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Chaos, delays and cost: a look into our travel future if we don’t prep

If we want to look into the future of our travel, we need not consult an astrologer. We can simply look at what is happening in the US.


Here, stories from travellers expecting the fun and relaxation of pre-pandemic times, reveal vacations filled with disorganisation, chaotic delays, and extra expenses as typical.


The US was quick off the bat to vaccinate and now travel is going gangbusters. In fact, according to the New York magazine, as of the July 4 holiday weekend, travel returned to 98 percent of pre-pandemic highs. 


Americans are itching to travel again, but they are finding an industry not ready for them.


“I equate what’s going on to travellers being given the keys to a terrific sports car but then being told they can drive no more than 40 miles per hour,” travel industry analyst Henry Harteveldt told the NY magazine. 


Airlines, forced to furlough thousands of pilots, haven’t been able to move them through mandated retraining programmes fast enough to meet demand.


The planes that can fly are thus pretty packed and, if you miss your flight, waiting for the next open seat can take days. 


Trying to call to book that replacement flight? Chances are you’ll be on hold for awhile (nine hours anyone?) as those customer service agents were cut back too.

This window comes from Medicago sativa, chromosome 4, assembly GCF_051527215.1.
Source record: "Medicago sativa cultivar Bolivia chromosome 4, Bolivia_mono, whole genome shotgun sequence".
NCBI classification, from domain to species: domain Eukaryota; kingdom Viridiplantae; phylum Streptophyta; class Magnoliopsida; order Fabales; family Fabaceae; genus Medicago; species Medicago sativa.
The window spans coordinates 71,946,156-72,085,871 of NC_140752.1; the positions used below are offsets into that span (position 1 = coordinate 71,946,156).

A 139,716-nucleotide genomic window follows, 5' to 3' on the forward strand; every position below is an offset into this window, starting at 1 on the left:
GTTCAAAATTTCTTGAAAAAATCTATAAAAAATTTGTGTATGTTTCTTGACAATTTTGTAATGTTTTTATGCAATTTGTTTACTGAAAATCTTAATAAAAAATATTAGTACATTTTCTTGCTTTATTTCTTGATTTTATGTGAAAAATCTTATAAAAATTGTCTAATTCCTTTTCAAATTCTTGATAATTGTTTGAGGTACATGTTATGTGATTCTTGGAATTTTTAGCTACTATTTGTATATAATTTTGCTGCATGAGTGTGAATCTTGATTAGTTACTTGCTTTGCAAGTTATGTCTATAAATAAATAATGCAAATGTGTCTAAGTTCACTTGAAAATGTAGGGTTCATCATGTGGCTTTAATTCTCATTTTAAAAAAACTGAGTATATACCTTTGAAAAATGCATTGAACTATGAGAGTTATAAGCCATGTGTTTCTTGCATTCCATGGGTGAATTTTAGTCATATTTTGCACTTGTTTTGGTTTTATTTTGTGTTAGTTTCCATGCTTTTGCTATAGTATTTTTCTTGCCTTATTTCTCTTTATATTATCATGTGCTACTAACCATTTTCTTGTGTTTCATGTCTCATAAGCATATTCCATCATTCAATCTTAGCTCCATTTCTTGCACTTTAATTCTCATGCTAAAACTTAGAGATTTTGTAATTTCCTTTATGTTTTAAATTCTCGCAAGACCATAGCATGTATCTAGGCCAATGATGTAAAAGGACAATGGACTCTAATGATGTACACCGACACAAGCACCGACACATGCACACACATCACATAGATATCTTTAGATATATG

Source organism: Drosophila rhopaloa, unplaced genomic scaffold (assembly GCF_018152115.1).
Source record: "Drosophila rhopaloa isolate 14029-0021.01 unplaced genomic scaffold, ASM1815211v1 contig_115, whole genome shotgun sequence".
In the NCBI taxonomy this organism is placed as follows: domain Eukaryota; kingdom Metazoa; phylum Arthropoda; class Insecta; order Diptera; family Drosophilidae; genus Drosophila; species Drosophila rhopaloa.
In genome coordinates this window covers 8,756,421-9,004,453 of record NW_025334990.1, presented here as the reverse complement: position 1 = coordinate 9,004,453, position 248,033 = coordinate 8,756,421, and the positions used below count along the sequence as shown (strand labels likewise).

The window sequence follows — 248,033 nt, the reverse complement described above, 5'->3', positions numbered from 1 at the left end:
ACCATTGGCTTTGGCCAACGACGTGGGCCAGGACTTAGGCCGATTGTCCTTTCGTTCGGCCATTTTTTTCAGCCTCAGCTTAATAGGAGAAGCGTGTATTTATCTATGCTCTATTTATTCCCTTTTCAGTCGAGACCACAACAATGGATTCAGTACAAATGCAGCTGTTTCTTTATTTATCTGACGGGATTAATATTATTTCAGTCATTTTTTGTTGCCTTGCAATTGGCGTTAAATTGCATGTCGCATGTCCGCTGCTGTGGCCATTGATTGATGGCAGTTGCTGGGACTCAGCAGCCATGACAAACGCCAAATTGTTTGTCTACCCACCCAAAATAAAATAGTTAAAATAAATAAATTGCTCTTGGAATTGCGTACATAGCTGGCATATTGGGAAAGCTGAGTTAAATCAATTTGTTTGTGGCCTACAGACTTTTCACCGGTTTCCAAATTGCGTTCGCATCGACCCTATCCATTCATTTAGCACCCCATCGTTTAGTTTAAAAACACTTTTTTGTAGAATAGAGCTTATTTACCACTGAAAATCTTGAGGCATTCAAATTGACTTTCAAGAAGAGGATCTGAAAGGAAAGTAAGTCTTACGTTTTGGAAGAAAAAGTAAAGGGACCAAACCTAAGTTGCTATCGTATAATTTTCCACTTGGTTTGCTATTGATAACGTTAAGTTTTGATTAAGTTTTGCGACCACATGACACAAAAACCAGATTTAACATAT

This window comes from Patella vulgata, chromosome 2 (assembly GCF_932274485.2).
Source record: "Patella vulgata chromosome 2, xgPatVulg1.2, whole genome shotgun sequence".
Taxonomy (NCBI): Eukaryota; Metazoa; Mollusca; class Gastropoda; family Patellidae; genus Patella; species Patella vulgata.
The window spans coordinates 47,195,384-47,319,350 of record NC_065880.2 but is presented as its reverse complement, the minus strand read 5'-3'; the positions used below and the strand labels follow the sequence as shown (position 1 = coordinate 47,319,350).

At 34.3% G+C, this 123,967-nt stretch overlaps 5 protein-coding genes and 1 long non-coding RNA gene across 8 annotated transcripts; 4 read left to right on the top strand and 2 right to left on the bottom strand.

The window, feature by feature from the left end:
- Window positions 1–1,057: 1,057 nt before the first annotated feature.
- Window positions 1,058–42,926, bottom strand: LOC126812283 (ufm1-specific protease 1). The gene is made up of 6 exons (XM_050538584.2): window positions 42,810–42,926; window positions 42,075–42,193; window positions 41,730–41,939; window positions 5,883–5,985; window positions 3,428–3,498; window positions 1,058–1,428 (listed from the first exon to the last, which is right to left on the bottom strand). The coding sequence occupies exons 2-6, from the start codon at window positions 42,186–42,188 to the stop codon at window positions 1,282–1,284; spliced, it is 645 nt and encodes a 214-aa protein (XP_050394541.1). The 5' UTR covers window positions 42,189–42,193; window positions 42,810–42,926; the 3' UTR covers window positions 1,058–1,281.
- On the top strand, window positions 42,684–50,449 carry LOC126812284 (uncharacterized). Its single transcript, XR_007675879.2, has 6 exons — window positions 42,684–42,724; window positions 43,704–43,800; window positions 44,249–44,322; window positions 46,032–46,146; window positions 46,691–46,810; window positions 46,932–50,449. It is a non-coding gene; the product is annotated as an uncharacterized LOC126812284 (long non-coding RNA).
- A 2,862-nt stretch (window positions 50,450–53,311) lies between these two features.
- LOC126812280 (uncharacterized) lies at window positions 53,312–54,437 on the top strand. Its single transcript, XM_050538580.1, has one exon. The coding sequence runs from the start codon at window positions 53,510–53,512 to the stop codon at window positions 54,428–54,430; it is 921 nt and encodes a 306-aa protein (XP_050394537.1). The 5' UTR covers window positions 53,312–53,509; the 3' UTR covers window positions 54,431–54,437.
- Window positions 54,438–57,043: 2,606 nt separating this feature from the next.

Airport dining offerings are few and far between, with many refusing to open due to understaffing or fears of a sudden stoppage of customers. 


And speaking of shortages, nabbing a hire car is a feat to be celebrated.


“You had this figuratively overnight recovery in demand, and they don’t have enough cars to meet demand in many cities,” says Harteveldt, who suggests people book cars BEFORE flights, just in case. 


But say you get your flight and hire car sorted. There are some places which simply do not have the staff or product to meet the demand. 


Debbie Misajon, founder of the Coconut Traveler, an Oahu-based agency told the New York magazine that, “we’re getting the absolutely best requests at the highest price points, and there’s nothing to sell them”. 


So how can we ward against this future? To reopen, rehire and retrain, the travel industry needs due warning. 


“We need to be able to prepare; I’m getting calls from international travel operators asking if we could have some certainty because we’d like to start making bookings,” Tourism and Transport Forum’s Margy Osmond said. 


“But it’s becoming border roulette, everyone in the government’s got a different attitude about when the border will reopen.


“We can’t recover without international borders being open, they need to address certainty and then skills and the level of support for things like attractions, otherwise they’ll go under and there will be nothing left for tourists to come and see and no staff to serve them when the border eventually does reopen.”


That the vaccination roll out has been a complete schmozzle, is no question, but we can do our bit by getting vaccinated as soon as we can. 


As for the government, heed the warnings of our friends overseas. Learn from their mistakes and victories and help us all travel again. 

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Published: 19 July 2021

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